Garden & Greenhouse


Why Soil Needs Microbial Biomass

Posted April 30th, 2018 by Garden & Greenhouse in , ,

Lawns are happy when microbial biomass is around 400ugC/gm soil while gardens do best at about 600ugC/gm. Plants make their own food, but the minerals a plant needs, nitrogen, phosphorus and potassium etc. must be provided and they are naturally provided by the microbes in the soil. Bacteria, the smallest microbes and the bottom of the soil food web, are rich in minerals which they mine from the soil. These bacteria are food for larger microbes called protists and when these bacteria are eaten by the protists much of the minerals are released to the plant. The most amazing thing is that a plant will this all by providing food for the bacteria. With increased food the bacteria multiply; they are single celled so they don’t get larger with more food, they divide into two and they can do this as rapidly as every 20 minutes. As the number of bacteria increase the number of protists that graze on the bacteria increase and the spilled nutrient supply increases.

If soil has a healthy microbial population plants are protected naturally. A plant drips up to half the energy it makes and sends to the roots and the microbes. These microbes do more than provide minerals; they protect the plant and the soil from pathogens, in the same way that a healthy microbiome in your body protects you from pathogens. Soil microbes develop antibiotics to fight off pathogens, because these pathogens threaten the livelihood of the microbe – all the antibiotics we use are based on soil microbial antibiotics. Amazingly, scientists have shown plants actually control the kind of microbe around the root: when a pathogen is present the plant can put out the favorite snack of a microbe that fights that pathogen. So if plants have a healthy microbial population they are protected naturally and unlike pesticides which can kill indiscriminately, the plant and its microbial army are targeting pathogens.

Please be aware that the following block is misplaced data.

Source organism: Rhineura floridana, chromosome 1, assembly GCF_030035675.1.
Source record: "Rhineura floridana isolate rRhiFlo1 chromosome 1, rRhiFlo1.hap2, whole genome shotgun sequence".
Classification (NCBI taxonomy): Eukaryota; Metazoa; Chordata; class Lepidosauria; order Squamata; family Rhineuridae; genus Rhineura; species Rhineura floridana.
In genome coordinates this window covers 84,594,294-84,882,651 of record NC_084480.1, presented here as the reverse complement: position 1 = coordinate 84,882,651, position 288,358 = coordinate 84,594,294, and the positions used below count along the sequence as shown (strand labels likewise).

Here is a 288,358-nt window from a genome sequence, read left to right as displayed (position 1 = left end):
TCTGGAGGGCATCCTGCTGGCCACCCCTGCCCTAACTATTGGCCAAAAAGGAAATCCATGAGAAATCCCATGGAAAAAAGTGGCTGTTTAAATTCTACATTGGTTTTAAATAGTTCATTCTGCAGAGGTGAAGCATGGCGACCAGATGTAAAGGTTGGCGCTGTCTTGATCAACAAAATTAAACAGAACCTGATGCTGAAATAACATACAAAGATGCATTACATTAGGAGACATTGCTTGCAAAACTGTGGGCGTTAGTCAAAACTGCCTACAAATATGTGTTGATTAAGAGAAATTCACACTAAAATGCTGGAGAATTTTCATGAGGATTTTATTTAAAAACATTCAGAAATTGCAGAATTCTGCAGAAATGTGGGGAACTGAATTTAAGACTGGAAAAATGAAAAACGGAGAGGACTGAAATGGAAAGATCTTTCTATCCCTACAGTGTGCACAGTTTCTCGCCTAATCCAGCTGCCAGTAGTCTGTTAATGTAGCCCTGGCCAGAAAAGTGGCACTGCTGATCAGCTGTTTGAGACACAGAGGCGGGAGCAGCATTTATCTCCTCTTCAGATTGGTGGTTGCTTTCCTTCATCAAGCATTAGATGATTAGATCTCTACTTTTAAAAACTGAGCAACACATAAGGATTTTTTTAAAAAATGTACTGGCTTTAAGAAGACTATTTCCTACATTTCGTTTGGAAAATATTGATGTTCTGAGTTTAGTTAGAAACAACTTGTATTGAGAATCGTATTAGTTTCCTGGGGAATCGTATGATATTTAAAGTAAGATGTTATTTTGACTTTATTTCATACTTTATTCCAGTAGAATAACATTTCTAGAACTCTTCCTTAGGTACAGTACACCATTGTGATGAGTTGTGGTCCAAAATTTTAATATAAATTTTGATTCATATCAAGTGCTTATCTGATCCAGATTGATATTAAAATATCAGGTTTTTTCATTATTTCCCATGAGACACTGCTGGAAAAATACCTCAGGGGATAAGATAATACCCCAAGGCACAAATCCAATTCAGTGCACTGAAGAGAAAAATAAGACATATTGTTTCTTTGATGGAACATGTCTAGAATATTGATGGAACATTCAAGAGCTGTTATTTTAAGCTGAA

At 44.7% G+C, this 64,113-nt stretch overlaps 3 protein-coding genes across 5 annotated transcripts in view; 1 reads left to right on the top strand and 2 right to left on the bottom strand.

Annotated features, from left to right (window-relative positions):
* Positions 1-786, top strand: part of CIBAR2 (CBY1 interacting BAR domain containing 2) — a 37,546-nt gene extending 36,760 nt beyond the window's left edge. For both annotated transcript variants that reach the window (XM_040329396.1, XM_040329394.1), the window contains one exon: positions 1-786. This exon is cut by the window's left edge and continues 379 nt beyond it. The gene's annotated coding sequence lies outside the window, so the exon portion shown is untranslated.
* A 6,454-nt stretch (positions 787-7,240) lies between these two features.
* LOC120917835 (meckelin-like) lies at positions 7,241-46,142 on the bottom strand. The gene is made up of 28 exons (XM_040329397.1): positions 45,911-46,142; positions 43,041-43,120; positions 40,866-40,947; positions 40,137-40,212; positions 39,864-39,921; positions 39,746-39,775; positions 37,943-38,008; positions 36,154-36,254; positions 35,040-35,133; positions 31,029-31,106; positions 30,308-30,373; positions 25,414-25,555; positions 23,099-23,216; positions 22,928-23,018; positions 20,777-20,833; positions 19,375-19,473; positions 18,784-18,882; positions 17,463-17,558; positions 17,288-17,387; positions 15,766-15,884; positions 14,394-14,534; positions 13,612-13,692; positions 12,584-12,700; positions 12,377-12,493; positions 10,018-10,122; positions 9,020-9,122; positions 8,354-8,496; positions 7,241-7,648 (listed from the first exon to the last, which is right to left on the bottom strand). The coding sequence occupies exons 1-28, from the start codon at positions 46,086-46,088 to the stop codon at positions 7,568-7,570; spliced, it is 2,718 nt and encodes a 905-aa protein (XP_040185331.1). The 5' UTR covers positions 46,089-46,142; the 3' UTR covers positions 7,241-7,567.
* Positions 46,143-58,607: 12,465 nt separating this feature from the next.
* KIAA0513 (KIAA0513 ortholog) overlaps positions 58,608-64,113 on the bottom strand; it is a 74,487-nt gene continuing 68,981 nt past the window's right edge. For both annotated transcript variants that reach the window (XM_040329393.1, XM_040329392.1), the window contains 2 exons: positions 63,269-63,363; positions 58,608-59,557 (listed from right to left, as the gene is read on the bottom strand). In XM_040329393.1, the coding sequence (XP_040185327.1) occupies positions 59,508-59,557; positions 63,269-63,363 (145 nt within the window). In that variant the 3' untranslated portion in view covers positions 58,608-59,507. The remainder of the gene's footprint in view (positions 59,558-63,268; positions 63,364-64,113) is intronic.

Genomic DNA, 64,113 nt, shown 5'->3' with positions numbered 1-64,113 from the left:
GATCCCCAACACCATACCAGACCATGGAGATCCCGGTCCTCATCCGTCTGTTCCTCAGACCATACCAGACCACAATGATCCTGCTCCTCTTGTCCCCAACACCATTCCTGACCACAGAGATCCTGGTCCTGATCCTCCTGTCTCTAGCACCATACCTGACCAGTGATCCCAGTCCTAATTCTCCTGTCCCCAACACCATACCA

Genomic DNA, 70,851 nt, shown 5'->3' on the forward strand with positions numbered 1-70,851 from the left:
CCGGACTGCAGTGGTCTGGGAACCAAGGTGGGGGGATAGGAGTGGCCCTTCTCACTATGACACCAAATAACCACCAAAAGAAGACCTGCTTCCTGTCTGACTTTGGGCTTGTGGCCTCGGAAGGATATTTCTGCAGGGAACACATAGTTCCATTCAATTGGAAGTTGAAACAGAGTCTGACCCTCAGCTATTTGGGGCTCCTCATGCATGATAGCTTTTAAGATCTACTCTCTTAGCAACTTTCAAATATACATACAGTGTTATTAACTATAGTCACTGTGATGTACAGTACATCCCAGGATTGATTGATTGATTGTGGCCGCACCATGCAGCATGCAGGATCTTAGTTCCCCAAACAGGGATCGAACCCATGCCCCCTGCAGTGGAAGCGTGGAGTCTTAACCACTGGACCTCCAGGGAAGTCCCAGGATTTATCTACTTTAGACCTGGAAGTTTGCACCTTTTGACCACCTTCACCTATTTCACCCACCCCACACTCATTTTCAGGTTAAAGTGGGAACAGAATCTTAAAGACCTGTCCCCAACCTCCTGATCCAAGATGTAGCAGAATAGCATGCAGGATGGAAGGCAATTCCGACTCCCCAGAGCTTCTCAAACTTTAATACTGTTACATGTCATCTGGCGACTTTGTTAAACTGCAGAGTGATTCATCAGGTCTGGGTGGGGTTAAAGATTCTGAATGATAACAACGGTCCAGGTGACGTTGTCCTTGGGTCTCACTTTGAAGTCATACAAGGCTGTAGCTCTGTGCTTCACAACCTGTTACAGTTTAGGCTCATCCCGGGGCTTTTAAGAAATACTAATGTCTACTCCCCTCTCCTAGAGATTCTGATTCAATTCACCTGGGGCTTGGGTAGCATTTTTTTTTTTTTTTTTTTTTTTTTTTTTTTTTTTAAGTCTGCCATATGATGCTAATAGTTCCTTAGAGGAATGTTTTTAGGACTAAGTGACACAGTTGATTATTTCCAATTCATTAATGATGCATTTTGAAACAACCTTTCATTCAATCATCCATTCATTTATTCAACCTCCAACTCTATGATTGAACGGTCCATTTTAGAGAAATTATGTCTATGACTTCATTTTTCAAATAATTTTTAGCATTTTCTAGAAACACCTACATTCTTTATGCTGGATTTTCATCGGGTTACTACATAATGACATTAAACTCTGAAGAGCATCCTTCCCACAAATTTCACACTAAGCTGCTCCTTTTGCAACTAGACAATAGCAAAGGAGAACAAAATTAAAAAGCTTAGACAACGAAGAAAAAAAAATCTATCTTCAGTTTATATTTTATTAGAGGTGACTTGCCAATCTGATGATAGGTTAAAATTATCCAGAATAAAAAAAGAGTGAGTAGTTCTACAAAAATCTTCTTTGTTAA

The Causes of Low Microbes

One big answer for low microbes is lack of microbial food. Like almost all living things, the dry weight of a bacterium is largely carbon and the carbon that bacteria need comes from plant material. Bacteria can get their minerals from the soil, but they get the carbon they need from plant material or from plant material that has been processed by an animal, i.e. animal waste. Harvesting a crop or removing the dried material from the garden, causes a food shortage for the microbes. Compost made from food waste and these dead plant materials is exactly the food that these microbes need.

If there is extra microbial food it is saved as humus and banked in the soil. The decayed bodies of microbes are stored in humus as molecules containing carbon, nitrogen, phosphorus, potassium, etc. and since all this material originally came from plants it contains all the nutrients that plants need in the right ratios. The added bonus is the soil contains twice as much carbon as the air (air contains C as carbon dioxide).

Anything that inhibits plant health also inhibits the microbial population. For most plants pH levels below 5.5 and above 8 are harmful and all the nutrients in the world won’t correct this, only a corrected pH level will solve the problem. Compacted soil has low microbes because microbes need oxygen and space to move as do plants. If there are no plants, there will be no microbes because microbes need plants as much as plants need microbes. Toxins or pathogens will inhibit microbes and plants. If you have a space where a plant has died, test it for microbes before planting again, if microbes are lower than the area around it do not plant again until the condition is corrected.